The Motley Fool

How I’d invest £1,000 right now

If you’ve just £1,000 to invest right now and don’t know where to start, I think the best place is a low-cost passive tracker fund or investment trust. In fact, if I had just £1,000 to invest today, that’s where I’d put my money. 

Passive vs active

Where comes to choosing the right passive tracker fund or trust, investors are spoilt for choice. There are literally hundreds of options on the market to choose from, all of which offer something different. Some investment trusts even offer exposure to alternative assets such as real estate, private equity, and even aircraft leases.

5G is here – and shares of this ‘sleeping giant’ could be a great way for you to potentially profit!

According to one leading industry firm, the 5G boom could create a global industry worth US$12.3 TRILLION out of thin air…

And if you click here we’ll show you something that could be key to unlocking 5G’s full potential...

The main difference between investment trusts and passive tracker funds is that investment trusts are actively managed. The trust’s managers try and pick stocks intending to outperform the market over the long term, and some have been highly successful.

Growth trust

James Anderson, who manages the Scottish Mortgage Investment Trust (LSE:SMT), for example, has been so successful in picking stocks that his trust has outperformed the Investment Trust Global benchmark by around 34% over the past five years. 

Anderson, who has managed the trust since 2000, has a knack for picking high growth stocks. Currently, around 53% of the portfolio is invested in North American equities, with 20% invested in Chinese equities, and 18% in European stocks.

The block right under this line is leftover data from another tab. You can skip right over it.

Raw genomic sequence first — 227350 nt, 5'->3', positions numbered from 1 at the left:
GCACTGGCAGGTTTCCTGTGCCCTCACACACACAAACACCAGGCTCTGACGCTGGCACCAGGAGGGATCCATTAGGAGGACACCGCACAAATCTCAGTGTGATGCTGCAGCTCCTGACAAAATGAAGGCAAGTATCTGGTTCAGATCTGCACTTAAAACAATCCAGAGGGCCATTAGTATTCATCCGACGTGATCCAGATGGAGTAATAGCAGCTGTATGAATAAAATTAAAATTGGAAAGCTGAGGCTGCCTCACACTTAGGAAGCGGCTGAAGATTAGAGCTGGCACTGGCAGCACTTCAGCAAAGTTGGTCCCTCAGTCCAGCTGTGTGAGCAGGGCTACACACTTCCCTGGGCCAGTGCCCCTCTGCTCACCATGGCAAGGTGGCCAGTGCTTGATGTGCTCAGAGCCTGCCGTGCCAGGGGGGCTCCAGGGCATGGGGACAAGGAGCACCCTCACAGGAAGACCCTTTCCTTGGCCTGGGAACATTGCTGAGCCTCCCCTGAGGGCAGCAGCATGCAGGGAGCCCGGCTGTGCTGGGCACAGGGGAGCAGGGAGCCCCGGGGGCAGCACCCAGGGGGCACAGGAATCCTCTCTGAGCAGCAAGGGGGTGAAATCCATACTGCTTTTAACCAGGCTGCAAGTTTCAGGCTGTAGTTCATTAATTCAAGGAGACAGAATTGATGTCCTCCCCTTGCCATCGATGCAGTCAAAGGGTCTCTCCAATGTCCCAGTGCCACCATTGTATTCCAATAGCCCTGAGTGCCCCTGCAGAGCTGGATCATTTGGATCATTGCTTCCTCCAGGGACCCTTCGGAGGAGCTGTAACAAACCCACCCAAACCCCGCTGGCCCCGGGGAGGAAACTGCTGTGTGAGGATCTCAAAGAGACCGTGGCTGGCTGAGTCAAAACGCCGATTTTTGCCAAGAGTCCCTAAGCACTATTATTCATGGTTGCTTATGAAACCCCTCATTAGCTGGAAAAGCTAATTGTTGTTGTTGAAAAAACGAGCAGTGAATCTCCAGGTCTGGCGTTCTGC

Each share in the trust currently costs around 530p, which means an investor could buy about 180 shares at the current price with an initial investment of £1,000. 

Considering Scottish Mortgage’s track record of producing returns for its investors, this trust would be at the top of my list if I had £1,000 to invest today. That said, the one downside of the trust is its lack of income. With that being the case, I’d also add an income investment to my portfolio as well. 

Income investment

The FTSE UK Equity Income Index Fund from Vanguard would be my choice. This passive tracker fund aims to replicate the performance of the UK Equity Income Index over the long term, and there’s no active management involved. 

The fund owns the 126 stocks that currently make up the index and charges 0.14% in annual fees to manage the portfolio on your behalf.

At the time of writing, this passive investment supports a dividend yield of 5.7%. Most investment platforms will let you invest from as little as £100 a month and, because this is a passive investment, you don’t need to worry about a Neil Woodford-style scandal. 

The bottom line

Those are the two investments I’d buy if I had just £1,000 to invest today. While they’re both attractive holdings in their own right, I think a 50/50 portfolio of both could be a great way to build a portfolio of international growth stocks, and domestic-focused income plays in a matter of minutes.

5G is here – and shares of this ‘sleeping giant’ could be a great way for you to potentially profit!

According to one leading industry firm, the 5G boom could create a global industry worth US $12.3 TRILLION out of thin air…

And if you click here, we’ll show you something that could be key to unlocking 5G’s full potential...

It’s just ONE innovation from a little-known US company that has quietly spent years preparing for this exact moment…

But you need to get in before the crowd catches onto this ‘sleeping giant’.

Click here to learn more.

Rupert Hargreaves owns the FTSE UK Equity Income Index Fund. The Motley Fool UK has no position in any of the shares mentioned. Views expressed on the companies mentioned in this article are those of the writer and therefore may differ from the official recommendations we make in our subscription services such as Share Advisor, Hidden Winners and Pro. Here at The Motley Fool we believe that considering a diverse range of insights makes us better investors.